J. Alden Weir’s career spanned more than 50 years, from the end of the Civil War to the end of World War I. In that time, the course of art in America had taken a path from the late portion of the Hudson River School into Modernism. A central figure in art circles, Weir was an active force in the professionalization of art in America, helping to found new institutions and joining with others to advance artists’ opportunities. As Weir’s art grew and matured, he shifted directions as new innovations in art appeared, but ultimately he held firm to a mature style against the grain of change toward abstraction. His work, a fusion of a decorative style of painting and modern subject matter, forms an important part of what is now thought of as “American Impressionism.”
Weir’s early training was under his father, Robert Walter Weir, a painter and drawing instructor at the United States Military Academy at West Point. Accomplished in portraiture, history, genre, and landscape painting, Robert Weir had studied as a young man in Italy, and was one of four American artists honored in 1837 with a commission for a history painting in the Capitol Rotunda in Washington, D.C. Under his father’s tutelage, Weir painted mostly portraits and occasionally landscapes. He continued his studies at the National Academy of Design in New York, where both his father and his brother, John Ferguson Weir, had already been elected members.
Julian Weir left for Paris in 1873 to study at the École des Beaux-Arts. He entered the studio of Jean-Léon Gérôme, from whom he assimilated the academic style, based heavily on correct drawing and the representation of the human figure. Also while in Paris, Weir fell into a group of artists centered around the popular realist, Bastien-Lepage, and he fell under the naturalist style of Bastie-Lepage and his followers. Weir returned to New York in 1877, and immediately thrust himself into the forefront of the contemporary art scene, working with other young artists to found of the upstart Society of American Artists, a group formed in opposition to the National Academy of Design over objections about the latter’s annual exhibitions. However he maintained some connection with the National Academy, as he exhibited there regularly and was made an associate member in 1885. Weir also joined a number of clubs and artist associations, including the Tile Club and the Society of Painters in Pastel, and he taught at the Cooper Union and the Art Students League.
Beginning in the early 1880s, Weir began to move away from the naturalist academicism of his early years to a style derived from Edouard Manet and the French Impressionists. His palette lightened and he focused increasingly on landscapes. In 1882, Weir purchased a plot of farmland in Branchville, Connecticut, and increasingly spent his time there painting. The comfortable retreat of The Weir Farm, as it is now known (the Weir Farm National Historic Site is now the only national park in the state of Connecticut), removed from the rigors of the New York City environment, provided Weir a place to nurture his contemplative side and study the natural beauty of the Connecticut landscape. Over many years at Branchville, Weir’s farm also played the role of a very small, quasi-art colony, as it hosted a number of Weir’s friends for extended stays, including especially Albert Pinkham Ryder and John Henry Twachtman.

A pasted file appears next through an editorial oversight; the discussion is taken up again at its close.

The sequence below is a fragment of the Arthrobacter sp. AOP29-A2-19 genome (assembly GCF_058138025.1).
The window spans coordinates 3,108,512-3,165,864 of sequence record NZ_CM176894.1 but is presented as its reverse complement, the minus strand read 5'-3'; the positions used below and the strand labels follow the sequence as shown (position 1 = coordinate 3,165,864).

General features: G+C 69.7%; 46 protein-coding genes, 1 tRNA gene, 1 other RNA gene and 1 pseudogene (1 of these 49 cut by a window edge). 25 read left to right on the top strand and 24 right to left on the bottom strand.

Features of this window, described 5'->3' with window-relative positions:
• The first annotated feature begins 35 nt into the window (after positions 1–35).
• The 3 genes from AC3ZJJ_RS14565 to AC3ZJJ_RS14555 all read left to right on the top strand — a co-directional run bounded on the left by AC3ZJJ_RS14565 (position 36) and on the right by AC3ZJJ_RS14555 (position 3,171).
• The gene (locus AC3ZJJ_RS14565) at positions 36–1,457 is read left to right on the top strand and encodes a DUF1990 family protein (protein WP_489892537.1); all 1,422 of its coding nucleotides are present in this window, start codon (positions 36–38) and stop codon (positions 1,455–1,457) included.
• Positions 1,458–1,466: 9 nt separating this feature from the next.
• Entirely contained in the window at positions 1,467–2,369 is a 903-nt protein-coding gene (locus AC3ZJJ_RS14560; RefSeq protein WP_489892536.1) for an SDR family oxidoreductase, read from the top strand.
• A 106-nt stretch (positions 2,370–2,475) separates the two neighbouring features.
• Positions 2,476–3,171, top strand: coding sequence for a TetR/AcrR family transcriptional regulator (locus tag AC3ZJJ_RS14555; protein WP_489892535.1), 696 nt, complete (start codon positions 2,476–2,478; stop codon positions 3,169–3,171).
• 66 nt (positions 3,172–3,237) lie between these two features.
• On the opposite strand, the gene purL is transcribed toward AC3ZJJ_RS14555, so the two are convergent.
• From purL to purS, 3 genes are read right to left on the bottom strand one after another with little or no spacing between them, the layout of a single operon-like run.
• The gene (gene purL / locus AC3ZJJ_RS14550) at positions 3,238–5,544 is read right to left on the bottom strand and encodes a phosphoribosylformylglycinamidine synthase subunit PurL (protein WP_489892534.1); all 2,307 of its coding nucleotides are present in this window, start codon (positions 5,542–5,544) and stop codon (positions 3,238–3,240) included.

By 1890, Weir’s adoption of Impressionism, and his own response and contribution to it, was essentially complete. Experimenting in pastel and watercolor, Weir exploited the spontaneity of these media to develop new strategies for his oils. Painting mostly out-of-doors, Weir joined the lighter, softer-toned, and more decorative palette of some of the Post-Impressionist painters with a daring use of cropping in his compositions derived from Manet. He remained a leading force in art, joining together with Twachtman, Childe Hassam, Robert Reid, Willard Metcalf, Thomas Dewing, Edmund Tarbell, Frank Benson, Joseph De Camp, and Edward Simmons in 1897 to form a small group of likeminded painters in opposition to the exhibition practices of the Society of American Artists—a group which Weir himself had helped to found twenty years earlier. (When Twachtman died in 1902, he was replaced by William Merritt Chase.) Eventually known as The Ten American Painters, or simply “The Ten,” these artists—mostly Impressionists, though it would be wrong to categorize the group as such—used the collective power of their fame and accomplishments to hold exhibitions of their work on their own terms. The concept was enormously successful, and the artists of The Ten exhibited together for twenty years, lasting well into the twentieth century and enjoying success even as the tide of Modernism was rising to its peak.